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The Stars and Bars was the first official flag for the Confederate States of America. Formally adopted in March 1861, the flag remained in use until May 1863. Many people are unfamiliar with the Stars and Bars, and tend to think of either the Confederate Battle Flag or the Navy Jack flag as the official flag for the Confederacy. The first appearance of the Stars and Bars was over Fort Sumter in the harbor of Charleston, North Carolina in 1861.
The design for the Stars and Bars was somewhat similar to that of the official Union flag for the United States. The same basic color scheme of red, white, and blue was used for the Stars and Bars. A blue boxed area appeared in the upper left-hand corner of the design. Included in the blue area were seven white stars, representing the original seven states that seceded from the United States to form the basis for the Confederacy. The remainder of the flag was devoted to wide stripes alternating in red and white. Later versions of the official flag expanded the number of stars to thirteen.
While the adoption of the Stars and Bars as the official flag for the Confederacy is documents in the records of the provisional Confederate Congress, there is some doubt as to who actually designed the original flag. Many sources hold that Nicola Marschall created the original design. Marschall was a well-known Prussian artist of the day who is also credited with the basic design for the Austrian flag. However, other sources indicate the design was the invention of Orrin Randolph Smith of Henderson, North Carolina. Two key points that are noted by supporters of Marschall as the designer are that he was well known for his work with flags and he was also located in Alabama, not far from the first capital of the Confederacy in Montgomery.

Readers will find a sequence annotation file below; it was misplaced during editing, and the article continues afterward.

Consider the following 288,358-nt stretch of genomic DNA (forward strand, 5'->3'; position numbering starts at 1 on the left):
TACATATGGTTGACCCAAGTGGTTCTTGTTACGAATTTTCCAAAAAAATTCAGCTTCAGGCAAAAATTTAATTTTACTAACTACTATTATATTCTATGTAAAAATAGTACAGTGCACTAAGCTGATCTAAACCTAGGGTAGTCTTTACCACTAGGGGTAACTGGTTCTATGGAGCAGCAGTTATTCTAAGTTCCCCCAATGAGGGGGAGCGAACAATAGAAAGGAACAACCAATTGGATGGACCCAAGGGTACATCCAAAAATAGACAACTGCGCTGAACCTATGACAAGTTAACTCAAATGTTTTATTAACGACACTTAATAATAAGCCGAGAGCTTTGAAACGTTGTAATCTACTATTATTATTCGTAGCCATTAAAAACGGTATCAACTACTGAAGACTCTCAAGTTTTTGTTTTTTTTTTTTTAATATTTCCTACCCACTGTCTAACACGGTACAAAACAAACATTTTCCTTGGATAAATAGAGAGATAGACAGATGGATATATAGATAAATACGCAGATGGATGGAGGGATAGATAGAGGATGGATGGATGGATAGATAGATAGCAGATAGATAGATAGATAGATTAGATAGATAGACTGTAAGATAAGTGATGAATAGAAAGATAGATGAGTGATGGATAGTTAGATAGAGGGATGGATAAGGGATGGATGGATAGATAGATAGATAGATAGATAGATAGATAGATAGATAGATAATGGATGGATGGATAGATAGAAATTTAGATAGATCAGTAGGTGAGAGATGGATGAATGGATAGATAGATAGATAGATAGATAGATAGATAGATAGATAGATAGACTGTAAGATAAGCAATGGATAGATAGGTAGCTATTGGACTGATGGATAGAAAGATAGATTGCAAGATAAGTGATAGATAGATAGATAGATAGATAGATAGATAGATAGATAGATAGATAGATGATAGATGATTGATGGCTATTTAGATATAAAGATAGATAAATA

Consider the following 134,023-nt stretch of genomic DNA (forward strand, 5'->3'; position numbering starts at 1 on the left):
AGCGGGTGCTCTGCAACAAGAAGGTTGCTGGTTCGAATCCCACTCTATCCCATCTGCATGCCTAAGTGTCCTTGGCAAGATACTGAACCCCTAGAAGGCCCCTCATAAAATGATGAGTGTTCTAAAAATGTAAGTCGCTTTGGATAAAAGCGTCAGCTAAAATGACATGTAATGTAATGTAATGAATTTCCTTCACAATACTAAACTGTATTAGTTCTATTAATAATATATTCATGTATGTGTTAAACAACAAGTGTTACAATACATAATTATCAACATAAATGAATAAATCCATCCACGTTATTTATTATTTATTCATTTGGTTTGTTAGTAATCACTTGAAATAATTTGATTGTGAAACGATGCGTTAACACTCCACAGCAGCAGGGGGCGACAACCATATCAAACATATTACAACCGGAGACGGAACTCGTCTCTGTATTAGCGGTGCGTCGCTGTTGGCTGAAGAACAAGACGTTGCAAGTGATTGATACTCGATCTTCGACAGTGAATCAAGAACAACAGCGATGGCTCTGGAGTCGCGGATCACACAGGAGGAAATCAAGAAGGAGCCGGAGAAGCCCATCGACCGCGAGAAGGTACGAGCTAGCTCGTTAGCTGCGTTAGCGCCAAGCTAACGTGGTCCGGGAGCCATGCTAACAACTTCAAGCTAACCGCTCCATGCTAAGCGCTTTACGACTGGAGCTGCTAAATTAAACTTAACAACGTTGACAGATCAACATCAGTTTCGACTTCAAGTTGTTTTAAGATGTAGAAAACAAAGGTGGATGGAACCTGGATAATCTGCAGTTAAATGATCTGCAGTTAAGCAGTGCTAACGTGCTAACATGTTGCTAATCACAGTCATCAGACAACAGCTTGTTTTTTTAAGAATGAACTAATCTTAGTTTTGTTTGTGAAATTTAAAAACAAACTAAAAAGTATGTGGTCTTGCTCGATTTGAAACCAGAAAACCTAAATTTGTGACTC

One disadvantage to the Stars and Bars was that the Confederate flag was very similar in design to the official United States battle flag. This often led to some confusion on the battleground. By 1863, the original design was retired, and a new official flag was adopted. In addition, several Confederate battle flags came into common usage that were markedly different from US battle flags. Of all Confederate flags used during the Civil war, the Navy Jack is the one that is most easily recognized by most people.
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